By CLARENCE TANG
The BYU department of German and Slavic languages brings a genuine Christmas import directly from Europe to Provo on Sunday evening — the 25th annual Adventssingen (The Advent Program), a free concert of traditional music and readings for the Christmas season from Austria, Germany and Switzerland.
“Twenty-five years ago when we had a study abroad group in Austria, we went to the Salzburg Adventssingen — a very famous one. They’re a tradition all over Austria and Germany. It was so beautiful that we decided we would like to do something for the German students that would be … another aspect of German and Austrian culture.” said Norma Davis.
Davis and her husband, Garold Davis, both retired BYU faculty members, started the Provo version of Adventssingen in 1974.
“It’s a musical program celebrating the advent of Christ,” said Michelle Stott, associate professor of German and coordinator of the Adventssingen. “It’s taking the essence of the Christmas Celebration as you would find it in Austria or Germany and trying to bring a little bit of that to the people in Provo.”
The annual performance was first held in the Madsen Recital Hall, but after the second year, it was moved to the Provo Tabernacle, where it has remained since, to accommodate all who wanted to come. At first, the Tabernacle managers were leery about hosting a Christmas celebration on a Sunday, but the spirituality of the event quickly won their approval, Davis said.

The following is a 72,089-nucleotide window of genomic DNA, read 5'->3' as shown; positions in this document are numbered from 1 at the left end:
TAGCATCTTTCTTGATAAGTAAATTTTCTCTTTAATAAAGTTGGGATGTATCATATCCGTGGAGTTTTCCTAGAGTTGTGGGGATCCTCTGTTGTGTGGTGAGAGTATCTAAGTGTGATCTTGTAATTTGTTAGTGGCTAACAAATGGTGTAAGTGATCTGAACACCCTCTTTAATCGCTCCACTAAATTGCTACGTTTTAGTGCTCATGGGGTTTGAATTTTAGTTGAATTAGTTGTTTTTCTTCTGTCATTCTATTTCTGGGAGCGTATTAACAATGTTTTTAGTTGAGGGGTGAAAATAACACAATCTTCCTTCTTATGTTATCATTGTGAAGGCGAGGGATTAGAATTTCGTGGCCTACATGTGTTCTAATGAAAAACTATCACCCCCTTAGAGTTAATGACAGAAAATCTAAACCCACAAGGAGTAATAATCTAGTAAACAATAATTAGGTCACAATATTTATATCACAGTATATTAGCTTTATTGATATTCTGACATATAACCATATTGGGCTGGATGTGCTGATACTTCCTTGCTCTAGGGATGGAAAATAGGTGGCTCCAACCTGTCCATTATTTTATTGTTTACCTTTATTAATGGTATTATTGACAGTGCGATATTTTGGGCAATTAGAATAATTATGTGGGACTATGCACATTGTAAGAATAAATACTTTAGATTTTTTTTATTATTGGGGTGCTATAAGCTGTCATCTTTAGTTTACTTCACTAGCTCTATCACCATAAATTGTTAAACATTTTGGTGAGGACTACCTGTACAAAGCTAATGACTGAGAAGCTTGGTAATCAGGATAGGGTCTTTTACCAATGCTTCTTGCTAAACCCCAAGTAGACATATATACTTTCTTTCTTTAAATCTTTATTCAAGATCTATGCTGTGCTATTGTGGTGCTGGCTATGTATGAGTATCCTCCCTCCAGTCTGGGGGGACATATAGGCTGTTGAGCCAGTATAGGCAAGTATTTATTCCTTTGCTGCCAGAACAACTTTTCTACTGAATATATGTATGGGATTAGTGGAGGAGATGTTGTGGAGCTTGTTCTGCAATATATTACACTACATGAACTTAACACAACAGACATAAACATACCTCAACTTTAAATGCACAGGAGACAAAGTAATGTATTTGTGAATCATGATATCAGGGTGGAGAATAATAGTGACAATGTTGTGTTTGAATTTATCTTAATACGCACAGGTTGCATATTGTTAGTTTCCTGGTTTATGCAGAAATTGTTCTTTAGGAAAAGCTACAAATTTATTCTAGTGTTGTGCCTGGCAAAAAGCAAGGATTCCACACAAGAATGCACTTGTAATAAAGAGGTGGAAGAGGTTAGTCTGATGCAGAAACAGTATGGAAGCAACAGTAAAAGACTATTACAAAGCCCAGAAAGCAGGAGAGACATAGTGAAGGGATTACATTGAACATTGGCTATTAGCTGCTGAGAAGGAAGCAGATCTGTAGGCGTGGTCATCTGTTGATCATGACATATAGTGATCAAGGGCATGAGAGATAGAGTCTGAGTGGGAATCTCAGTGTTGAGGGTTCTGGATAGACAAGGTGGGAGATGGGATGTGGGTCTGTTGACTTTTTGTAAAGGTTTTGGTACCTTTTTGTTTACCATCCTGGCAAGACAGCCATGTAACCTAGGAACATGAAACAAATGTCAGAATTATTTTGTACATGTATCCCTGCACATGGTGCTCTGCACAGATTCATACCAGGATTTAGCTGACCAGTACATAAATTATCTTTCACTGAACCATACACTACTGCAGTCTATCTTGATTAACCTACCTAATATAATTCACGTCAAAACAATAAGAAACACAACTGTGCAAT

“That’s one thing we wanted to make sure students saw — the quiet reverence that’s always been involved in the celebration of Christmas (in Germany and Austria), at least out in the countryside,” Davis said. “Only a few miles north of Salzburg is where ‘Silent Night’ was first composed and performed.”
The traditional, church-centered celebration is an aspect of Christmas that opposes the boisterous, commercial celebration of Christmas in North America, Davis.
“It’s a quiet, natural, peaceful celebration, in contrast to what we have here,” Davis said. “We’re a pale reproduction here of what they do over there, but even so, people come back year after year.”
Regular participants in Adventssingen can be found among both the audience and the performers. The Salzburg Folk Ensemble, for instance, are a group of folk musicians who have returned year after year to perform.
“We do this because we love it so much,” said Barbara Carter, leader of the ensemble.
Carter plays the hachbrett (hammered dulcimer), a traditional Austrian folk instrument. The ensemble also has a guitarist, a harpist and, as of nine months ago, a zither player from Germany — Hildegard Ahlstrom.
“She called me up and said, “Barba-ra, I play ze zitter and I vant to play with you,’ and I was, like, ‘What? In Utah?’ Then I knew we had someone real,” Carter said. “She learned in Augsburg, Germany, and she is very good…. The zither is the most difficult instrument to play in the world.”
Other elements of the program include soloists, some duets and trios, a men’s chorus, a women’s chorus, a group of recorders, the German student choir, a few Bible readings (in German) and some audience participation, Stott said.
“There’s nothing like it in the state,” Stott said. “People come back ever year just because it reminds them of Germany. This is the only time they get to hear this music.”
All are invited to Adventssingen and admission is free. The concert begins at 6:30 p.m.
“It’s a gift from the German department to the university and the community,” Davis said.